Smaller institutions should think of financial technology firms as friends, not foes, as they compete with the biggest banks.
These companies, often called fintechs, pose real challenges to the biggest banks because they offer smaller firms a way to tailor and grow their offerings. Dozens of the biggest players are set to reach a $1 billion valuation this year—and it’s not hard to see why. They’ve found a niche serving groups that large banks have inadvertently missed. In this way, they’re not unlike community banks and credit unions, whose people-first philosophy is akin to these emerging tech giants.
Ironically, savvy fintechs are now smartly capitalizing on their popularity to become more like big banks. These companies have users that are already highly engaged; they could continue to see a huge chunk of assets move from traditional institutions in the coming year. After all, what user wouldn’t want to consolidate to a platform they actually like using?
The growth and popularity of fintechs is an opportunity for community banks and credit unions. As customers indicate increasing openness to alternative financial solutions, these institutions have an opportunity to grab a piece of the pie if they consider focusing on two major areas: global trading and digital capabilities.
Since their creation, community banks and member-owned organizations have offered many of the same services as their competitors. However, unlike fintechs, these financial institutions have already proved their resilience in weathering the financial crisis. Community banks can smartly position themselves as behind-the-scenes partners for burgeoning fintechs.
It may seem like the typical credit union or community banking customer would have little to do with international transactions. But across the world, foreign payments are incredibly common—and growing. Global trading is an inescapable part of everyday consumer life, with cross-border shopping, travel and investments conducted daily with ease. Small businesses are just as likely to sell to a neighbor as they are to a stranger halfway around the globe. Even staunchly conservative portfolios may incorporate some foreign holdings.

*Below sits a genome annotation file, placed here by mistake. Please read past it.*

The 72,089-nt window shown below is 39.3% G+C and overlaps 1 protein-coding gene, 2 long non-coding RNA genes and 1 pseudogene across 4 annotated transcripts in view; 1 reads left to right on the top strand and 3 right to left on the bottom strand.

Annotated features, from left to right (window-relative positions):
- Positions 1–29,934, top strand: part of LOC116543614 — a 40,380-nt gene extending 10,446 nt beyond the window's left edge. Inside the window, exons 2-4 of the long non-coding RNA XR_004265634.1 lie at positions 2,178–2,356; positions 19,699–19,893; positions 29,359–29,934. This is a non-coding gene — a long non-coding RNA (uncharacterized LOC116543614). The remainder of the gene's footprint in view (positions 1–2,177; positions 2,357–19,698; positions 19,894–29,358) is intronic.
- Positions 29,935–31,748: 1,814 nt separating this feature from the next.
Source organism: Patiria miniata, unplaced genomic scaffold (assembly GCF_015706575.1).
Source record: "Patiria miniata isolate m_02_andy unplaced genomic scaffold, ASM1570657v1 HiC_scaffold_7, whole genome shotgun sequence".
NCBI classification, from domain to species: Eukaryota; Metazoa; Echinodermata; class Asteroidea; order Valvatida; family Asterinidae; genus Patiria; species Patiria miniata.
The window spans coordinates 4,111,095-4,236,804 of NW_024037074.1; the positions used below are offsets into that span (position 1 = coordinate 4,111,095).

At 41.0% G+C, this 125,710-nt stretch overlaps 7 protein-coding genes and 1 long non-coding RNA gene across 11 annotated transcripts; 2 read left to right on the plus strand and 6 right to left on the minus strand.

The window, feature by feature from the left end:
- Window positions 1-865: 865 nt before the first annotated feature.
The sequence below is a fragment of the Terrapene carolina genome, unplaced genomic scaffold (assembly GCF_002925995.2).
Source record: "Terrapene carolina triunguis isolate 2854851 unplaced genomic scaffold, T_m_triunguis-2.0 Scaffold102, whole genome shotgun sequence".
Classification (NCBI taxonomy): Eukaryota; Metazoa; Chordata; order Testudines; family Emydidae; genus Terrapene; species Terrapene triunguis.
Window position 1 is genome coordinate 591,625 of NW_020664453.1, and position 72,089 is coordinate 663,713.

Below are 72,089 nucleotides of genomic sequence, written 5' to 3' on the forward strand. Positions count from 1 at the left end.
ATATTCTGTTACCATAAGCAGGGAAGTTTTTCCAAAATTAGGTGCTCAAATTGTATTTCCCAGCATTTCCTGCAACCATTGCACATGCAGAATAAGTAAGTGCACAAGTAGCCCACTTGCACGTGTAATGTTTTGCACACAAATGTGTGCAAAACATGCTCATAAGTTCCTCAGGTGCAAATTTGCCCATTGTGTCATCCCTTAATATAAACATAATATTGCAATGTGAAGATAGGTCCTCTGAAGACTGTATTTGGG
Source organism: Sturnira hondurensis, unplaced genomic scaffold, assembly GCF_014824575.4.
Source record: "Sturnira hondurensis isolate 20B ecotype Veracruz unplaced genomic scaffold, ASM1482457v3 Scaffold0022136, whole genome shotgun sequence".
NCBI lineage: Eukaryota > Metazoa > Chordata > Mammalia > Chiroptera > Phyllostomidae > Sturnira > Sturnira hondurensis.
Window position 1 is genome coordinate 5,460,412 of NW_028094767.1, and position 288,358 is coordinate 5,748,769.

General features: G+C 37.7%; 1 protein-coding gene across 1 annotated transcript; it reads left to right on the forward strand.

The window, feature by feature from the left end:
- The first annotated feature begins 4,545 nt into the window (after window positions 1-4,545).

Enabling global trades on a seamless digital scale is one of the best avenues for both community banks and credit unions to expand their value and ensure their continued relevance. But the long list of requirements needed to facilitate international transactions has limited these transactions to the biggest banks. Tackling complex regulatory environments and infrastructure can be not only intimidating, but downright impossible for firms without an endless supply of capital earmarked for these such investments.
That means that while customers prefer community banks and credit unions for their personalization and customer service, they flock to big banks for their digital capabilities. This makes it all the more urgent for smaller operations to expand while they have a small edge.
Even as big banks pour billions of dollars into digital upgrades, an easy path forward for smaller organizations can be to partner with an established service that offers competitive global banking functions. Not only does this approach help them save money, but it also allows them to launch new services faster and recapture customers who may be performing these transactions elsewhere.